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Tuesday, 16 January 2018 00:00

If you have a loved one who is suffering from dementia, but is determined to live with you, or in their own home, you may need to make a few adjustments to the living space.

Tuesday, 02 January 2018 04:00

One of the most vital organs to look after as you age is your brain. Research has shown that there is a direct link between certain compounds found in foods and a decreased rate of the onset of certain mental diseases, such as Alzheimer’s and dementia.

Tuesday, 19 December 2017 04:00

As a child, grandchild, spouse or sibling of an aging loved one, the day is bound to come when the house they have lived in for many years needs to be sold. This could be for any number of reasons, but the most common is generally when they need to be moved into a care facility or retirement community.

Before this day comes, there will be so much to organise, including the packing and moving of their decades of belongings. To add to this there is a high emotional price tag attached to many of these items. Consequently, decluttering the lives of an aging loved one can be a highly sensitive task for all involved.

Here are a few simple steps to encourage aging loved ones to begin the decluttering process before a mountain of memories is left for family members to deal with!

Declutter with the S.T.U.F.F. method

The S.T.U.F.F. method of decluttering and untangling an aging loved one’s home stands for: Start, Trust, Understand, Focus and Finish.

1. Start

Start as early on as you can with the decluttering, selling and cleaning process. Get the process underway by discussing it openly. Help your aging loved one to understand the great burden which will fall on other family members if they don’t begin the decluttering process early on. The key is to start small – such as throwing out used / expired medications, cosmetics, books, magazines and newspapers. Be patient in this process, rushing your loved ones can result in resistance and feelings of resentment.

2. Trust

This sensitive process is built on trust. In order to strengthen a parent or loved one’s trust, you need to remain patient and understanding throughout the process of letting sentimental items go. Once trust is established, your loved one will realise you have their best interest at heart, and the entire process will become much easier.

3. Understand

It’s important to understand that letting go of certain possessions will take some time. It has taken years to accumulate so much stuff, it may take just as long to let some of it go. Tell your loved one if you have fond memories or value a certain item, and they may give it to you. Many aging loved ones may find it easier to part with certain items if they know they will be well taken care of.

4. Focus

Divide up their home into sections and focus on one area at a time. It takes a lot of mental, emotional and physical effort to clear out a life-time’s worth of possessions, so the only way to avoid becoming overwhelmed is by focusing on one room at a time. It’s important to guide your loved one where needed, removing as much stress from the process as possible.

5. Finish

Once a certain room or area of the home is finished, it’s vital that you agree with your loved one on the next area to tackle. Agreeing on a new area to declutter will make it easier to return to the clear out process the next time you visit. Try and install confidence in them by letting them know you care about their feelings and will only declutter a certain area if they are 100% comfortable with it.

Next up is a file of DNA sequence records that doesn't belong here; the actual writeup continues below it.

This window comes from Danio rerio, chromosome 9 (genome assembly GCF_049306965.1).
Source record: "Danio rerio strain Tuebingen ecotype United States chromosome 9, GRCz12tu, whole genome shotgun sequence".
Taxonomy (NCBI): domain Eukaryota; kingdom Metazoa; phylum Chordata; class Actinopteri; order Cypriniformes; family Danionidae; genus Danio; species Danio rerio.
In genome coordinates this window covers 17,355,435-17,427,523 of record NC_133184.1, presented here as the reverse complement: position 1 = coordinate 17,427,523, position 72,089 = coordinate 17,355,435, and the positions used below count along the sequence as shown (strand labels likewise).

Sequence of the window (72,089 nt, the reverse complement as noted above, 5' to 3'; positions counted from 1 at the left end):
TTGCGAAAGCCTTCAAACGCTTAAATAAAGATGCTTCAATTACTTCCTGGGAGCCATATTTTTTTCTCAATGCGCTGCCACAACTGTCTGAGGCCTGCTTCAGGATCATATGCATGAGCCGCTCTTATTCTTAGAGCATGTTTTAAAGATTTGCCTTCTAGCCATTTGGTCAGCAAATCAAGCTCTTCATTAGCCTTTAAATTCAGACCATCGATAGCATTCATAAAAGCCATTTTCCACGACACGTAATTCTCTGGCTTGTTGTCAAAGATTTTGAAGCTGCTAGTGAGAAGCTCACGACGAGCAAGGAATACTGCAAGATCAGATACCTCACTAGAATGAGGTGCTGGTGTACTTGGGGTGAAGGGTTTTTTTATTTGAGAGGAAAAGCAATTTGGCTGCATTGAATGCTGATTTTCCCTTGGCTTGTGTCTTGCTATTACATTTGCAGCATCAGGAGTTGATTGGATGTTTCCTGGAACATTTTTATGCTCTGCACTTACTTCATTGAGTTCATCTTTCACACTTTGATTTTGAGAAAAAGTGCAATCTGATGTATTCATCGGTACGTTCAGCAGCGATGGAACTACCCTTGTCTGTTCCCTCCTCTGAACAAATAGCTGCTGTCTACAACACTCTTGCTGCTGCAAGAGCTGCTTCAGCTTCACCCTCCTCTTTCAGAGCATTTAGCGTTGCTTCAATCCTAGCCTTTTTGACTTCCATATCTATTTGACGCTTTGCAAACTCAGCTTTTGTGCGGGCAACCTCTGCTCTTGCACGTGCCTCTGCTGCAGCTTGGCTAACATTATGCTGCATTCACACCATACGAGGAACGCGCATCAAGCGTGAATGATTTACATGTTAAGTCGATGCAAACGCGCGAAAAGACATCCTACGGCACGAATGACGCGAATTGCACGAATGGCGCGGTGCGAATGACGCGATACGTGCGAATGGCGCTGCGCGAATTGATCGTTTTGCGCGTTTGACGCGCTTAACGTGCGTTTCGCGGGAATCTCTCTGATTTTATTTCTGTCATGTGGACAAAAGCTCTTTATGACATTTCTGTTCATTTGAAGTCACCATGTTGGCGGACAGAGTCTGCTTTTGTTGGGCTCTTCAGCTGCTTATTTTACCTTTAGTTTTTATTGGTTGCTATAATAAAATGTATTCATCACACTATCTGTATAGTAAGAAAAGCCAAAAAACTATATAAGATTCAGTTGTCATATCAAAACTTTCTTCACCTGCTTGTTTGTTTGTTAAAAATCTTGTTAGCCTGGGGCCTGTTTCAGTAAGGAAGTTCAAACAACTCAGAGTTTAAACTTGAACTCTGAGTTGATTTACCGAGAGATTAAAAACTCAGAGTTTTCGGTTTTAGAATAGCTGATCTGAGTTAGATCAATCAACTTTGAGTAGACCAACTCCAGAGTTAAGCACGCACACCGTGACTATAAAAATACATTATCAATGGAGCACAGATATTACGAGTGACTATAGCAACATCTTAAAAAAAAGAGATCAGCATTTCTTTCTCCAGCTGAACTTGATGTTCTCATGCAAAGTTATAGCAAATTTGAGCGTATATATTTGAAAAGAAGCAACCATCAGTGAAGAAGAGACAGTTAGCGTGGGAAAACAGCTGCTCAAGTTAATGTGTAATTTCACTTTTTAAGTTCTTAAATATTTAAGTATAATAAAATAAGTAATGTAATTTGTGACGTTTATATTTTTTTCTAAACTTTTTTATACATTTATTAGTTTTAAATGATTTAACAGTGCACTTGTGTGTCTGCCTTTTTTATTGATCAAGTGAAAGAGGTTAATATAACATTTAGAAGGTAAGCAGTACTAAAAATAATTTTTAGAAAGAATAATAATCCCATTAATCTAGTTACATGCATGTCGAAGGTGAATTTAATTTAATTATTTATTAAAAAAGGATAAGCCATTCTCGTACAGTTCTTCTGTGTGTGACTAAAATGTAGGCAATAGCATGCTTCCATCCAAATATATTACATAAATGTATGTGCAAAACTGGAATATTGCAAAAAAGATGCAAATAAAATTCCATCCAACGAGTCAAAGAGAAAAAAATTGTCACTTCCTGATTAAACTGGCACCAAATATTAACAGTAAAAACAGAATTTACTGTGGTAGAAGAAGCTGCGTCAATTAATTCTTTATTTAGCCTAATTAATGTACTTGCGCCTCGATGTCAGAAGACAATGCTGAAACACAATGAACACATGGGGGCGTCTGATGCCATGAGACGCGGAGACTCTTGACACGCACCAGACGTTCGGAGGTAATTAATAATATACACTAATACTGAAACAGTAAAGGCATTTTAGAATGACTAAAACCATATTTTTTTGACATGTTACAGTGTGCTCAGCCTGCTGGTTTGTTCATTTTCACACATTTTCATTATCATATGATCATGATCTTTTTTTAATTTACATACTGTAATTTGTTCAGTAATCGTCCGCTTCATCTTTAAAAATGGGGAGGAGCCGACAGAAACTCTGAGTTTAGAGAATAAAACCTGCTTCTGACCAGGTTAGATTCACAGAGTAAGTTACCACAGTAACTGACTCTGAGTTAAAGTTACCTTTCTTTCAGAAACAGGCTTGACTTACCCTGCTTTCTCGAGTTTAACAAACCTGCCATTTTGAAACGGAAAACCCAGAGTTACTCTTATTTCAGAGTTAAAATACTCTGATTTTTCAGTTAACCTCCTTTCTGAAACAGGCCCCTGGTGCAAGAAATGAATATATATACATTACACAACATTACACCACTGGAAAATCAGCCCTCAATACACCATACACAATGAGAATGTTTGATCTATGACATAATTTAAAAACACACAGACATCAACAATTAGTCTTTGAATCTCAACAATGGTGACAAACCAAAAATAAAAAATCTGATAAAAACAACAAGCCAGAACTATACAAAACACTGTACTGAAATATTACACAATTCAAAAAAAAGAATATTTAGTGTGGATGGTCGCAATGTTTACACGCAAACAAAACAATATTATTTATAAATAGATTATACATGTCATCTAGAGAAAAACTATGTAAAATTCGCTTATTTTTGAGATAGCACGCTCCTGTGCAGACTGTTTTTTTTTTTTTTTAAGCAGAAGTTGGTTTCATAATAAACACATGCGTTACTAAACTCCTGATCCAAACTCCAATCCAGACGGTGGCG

Depending on how much stuff your loved ones have, the process may take weeks, months or even years. While your goal is to eliminate clutter, it's important to preserve your relationship with a loved one. If you don't have the time or patience, find someone who does –be it a sibling or a professional, and get the process started as early as possible!

Tuesday, 05 December 2017 00:00

As a care giver of someone living with dementia, you most likely encounter a set of the same questions which tend to play on a loop, day in and day out. The repetition of questions and answers is largely dependent on the stage of Alzheimer’s or dementia.

Tuesday, 21 November 2017 08:00

With the inevitable progression of Alzheimer’s and dementia, a loved one or care receiver may forget simple, everyday tasks and their importance. While brushing your teeth, bathing and even clipping your toe nails may seem like the most ordinary, mundane tasks – these daily habits may become a little more complicated for those with Alzheimer’s or dementia.

Tuesday, 07 November 2017 00:00

Making the right food choices as a senior living with diabetes can be challenging. If they are also suffering with the middle to late-stages of Alzheimer’s and dementia, making informed decisions with clarity becomes less and less likely.

Tuesday, 17 October 2017 00:00

Taking time off from care giving responsibilities may seem like an unfathomable task. There is so much organisation, logistics and planning to do, and not forgetting that you need to deal with – the guilt.

Monday, 02 October 2017 00:00

One of the inevitabilities of a disease such as Parkinson’s is that it is a progressive disease - where daily difficulties steadily become more challenging over time. The greatest challenge of all, is learning to adapt to these changes.

Tuesday, 12 September 2017 10:00

As South Africa transitions into spring and summer, the warm weather awaits and poses a great risk for the elderly.

Tuesday, 29 August 2017 10:15

If someone you know or care for has been suffering from some form of mental disorder or illness for quite some time, it will be common knowledge that they more-often-than-not experience trouble with their sleeping pattern.

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